More information is becoming available on how COVID-19 vaccines may affect pregnant women. But getting vaccinated hasn’t been an easy decision for a lot of expecting moms.
While studies regarding COVID-19 vaccine safety in pregnant women are ongoing, Dr. Anthony Fauci, the White House’s chief medical advisor, said that there doesn’t appear to be any concerns for now.
“Those studies are going to be done soon, and some are ongoing right now, but for pregnant women who have already taken it, after the emergency use authorization, there doesn’t seem to be any problem,” Fauci said, in a short Q&A posted to the White House’s Twitter account.
The clip, which is part of a “Dr. Fauci vs. The Clock” series, has already racked up over 27,000 views after it was posted Monday morning.
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His response echoes the latest from the Centers for Disease Control and Prevention (CDC), which states that experts believe that based on how the vaccines work in the body, they are unlikely to pose a specific risk for people who are pregnant. However, the agency notes, there is currently limited data available. Animal studies involving all three currently approved vaccines found no safety concerns before or during pregnancy.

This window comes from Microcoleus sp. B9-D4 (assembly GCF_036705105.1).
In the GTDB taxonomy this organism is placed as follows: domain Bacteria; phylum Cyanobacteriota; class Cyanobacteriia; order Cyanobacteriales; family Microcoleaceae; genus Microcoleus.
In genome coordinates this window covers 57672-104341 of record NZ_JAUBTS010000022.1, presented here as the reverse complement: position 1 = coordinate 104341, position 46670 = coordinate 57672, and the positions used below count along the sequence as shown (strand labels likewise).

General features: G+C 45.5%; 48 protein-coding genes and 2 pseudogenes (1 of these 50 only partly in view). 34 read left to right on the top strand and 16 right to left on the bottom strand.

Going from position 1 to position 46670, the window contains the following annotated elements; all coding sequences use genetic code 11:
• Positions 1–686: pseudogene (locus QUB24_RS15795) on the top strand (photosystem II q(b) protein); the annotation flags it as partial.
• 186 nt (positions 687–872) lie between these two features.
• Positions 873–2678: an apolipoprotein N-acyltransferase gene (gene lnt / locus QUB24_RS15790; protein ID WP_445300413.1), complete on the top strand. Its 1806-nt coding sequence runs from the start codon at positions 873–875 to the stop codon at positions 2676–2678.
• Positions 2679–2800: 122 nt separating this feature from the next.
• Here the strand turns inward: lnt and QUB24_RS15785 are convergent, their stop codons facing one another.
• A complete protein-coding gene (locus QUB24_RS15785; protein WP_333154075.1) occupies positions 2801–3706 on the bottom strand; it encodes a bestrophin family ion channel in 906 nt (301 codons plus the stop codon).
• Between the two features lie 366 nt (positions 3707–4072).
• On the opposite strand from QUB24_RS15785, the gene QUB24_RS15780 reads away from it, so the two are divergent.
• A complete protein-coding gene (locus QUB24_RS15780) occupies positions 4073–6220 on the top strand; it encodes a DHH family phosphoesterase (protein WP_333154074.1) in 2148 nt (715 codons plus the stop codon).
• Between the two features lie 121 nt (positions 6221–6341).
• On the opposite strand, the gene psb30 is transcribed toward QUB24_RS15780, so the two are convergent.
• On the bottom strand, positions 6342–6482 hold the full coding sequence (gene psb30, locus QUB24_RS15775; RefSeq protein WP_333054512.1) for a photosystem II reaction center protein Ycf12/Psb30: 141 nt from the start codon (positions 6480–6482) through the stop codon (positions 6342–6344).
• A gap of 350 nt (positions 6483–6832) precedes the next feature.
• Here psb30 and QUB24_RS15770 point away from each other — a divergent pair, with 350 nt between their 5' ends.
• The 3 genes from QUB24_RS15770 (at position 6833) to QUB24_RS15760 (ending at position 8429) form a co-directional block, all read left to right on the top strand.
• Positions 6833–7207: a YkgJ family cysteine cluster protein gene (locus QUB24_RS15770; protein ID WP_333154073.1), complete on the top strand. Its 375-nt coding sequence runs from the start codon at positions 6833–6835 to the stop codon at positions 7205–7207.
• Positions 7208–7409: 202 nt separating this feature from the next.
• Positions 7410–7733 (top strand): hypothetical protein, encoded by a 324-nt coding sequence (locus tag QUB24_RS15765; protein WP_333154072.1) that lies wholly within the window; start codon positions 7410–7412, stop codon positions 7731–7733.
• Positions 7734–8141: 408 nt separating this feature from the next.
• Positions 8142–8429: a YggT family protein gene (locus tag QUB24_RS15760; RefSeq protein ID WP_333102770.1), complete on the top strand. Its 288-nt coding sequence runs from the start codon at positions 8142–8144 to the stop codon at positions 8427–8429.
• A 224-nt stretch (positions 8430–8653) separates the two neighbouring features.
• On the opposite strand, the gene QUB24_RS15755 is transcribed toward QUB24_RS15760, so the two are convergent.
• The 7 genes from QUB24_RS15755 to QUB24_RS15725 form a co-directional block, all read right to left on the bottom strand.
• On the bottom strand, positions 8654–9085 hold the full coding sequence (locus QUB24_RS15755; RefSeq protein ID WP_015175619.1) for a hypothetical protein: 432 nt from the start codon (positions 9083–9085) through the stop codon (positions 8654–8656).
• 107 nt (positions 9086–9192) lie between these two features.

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Currently, the CDC encourages those who are pregnant and who have received the COVID-29 vaccine to enroll in v-safe to help track information regarding this population. There are nearly 4,000 people who have enrolled in the v-safe COVID-19 Vaccine Pregnancy Registry as of last week. More than 69,000a already registered in v-safe indicated they were pregnant at the time of vaccination, but the agency has not yet confirmed or verified these participants.
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The agency also launched a hotline, MotherToBaby to help answer questions pregnant people may have about the vaccine.